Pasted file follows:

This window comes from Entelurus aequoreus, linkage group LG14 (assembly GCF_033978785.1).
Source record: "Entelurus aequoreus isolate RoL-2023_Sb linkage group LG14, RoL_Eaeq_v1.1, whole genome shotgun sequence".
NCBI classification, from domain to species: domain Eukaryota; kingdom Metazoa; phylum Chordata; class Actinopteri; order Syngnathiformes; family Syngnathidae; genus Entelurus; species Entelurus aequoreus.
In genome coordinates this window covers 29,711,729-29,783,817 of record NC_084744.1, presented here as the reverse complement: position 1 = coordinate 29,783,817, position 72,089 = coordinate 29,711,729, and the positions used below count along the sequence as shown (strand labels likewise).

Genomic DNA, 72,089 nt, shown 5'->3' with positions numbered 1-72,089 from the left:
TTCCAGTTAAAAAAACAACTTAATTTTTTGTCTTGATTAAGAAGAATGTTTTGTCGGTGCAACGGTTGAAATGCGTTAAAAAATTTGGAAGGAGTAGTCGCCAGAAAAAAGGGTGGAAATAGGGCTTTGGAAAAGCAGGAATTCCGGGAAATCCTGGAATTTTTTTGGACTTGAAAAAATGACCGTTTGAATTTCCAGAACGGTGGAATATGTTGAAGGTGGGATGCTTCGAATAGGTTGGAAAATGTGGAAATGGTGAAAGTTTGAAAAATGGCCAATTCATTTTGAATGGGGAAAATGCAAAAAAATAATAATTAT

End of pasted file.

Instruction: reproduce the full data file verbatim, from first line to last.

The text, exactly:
This window comes from Entelurus aequoreus, linkage group LG14 (assembly GCF_033978785.1).
Source record: "Entelurus aequoreus isolate RoL-2023_Sb linkage group LG14, RoL_Eaeq_v1.1, whole genome shotgun sequence".
NCBI classification, from domain to species: domain Eukaryota; kingdom Metazoa; phylum Chordata; class Actinopteri; order Syngnathiformes; family Syngnathidae; genus Entelurus; species Entelurus aequoreus.
In genome coordinates this window covers 29,711,729-29,783,817 of record NC_084744.1, presented here as the reverse complement: position 1 = coordinate 29,783,817, position 72,089 = coordinate 29,711,729, and the positions used below count along the sequence as shown (strand labels likewise).

Genomic DNA, 72,089 nt, shown 5'->3' with positions numbered 1-72,089 from the left:
TTCCAGTTAAAAAAACAACTTAATTTTTTGTCTTGATTAAGAAGAATGTTTTGTCGGTGCAACGGTTGAAATGCGTTAAAAAATTTGGAAGGAGTAGTCGCCAGAAAAAAGGGTGGAAATAGGGCTTTGGAAAAGCAGGAATTCCGGGAAATCCTGGAATTTTTTTGGACTTGAAAAAATGACCGTTTGAATTTCCAGAACGGTGGAATATGTTGAAGGTGGGATGCTTCGAATAGGTTGGAAAATGTGGAAATGGTGAAAGTTTGAAAAATGGCCAATTCATTTTGAATGGGGAAAATGCAAAAAAATAATAATTAT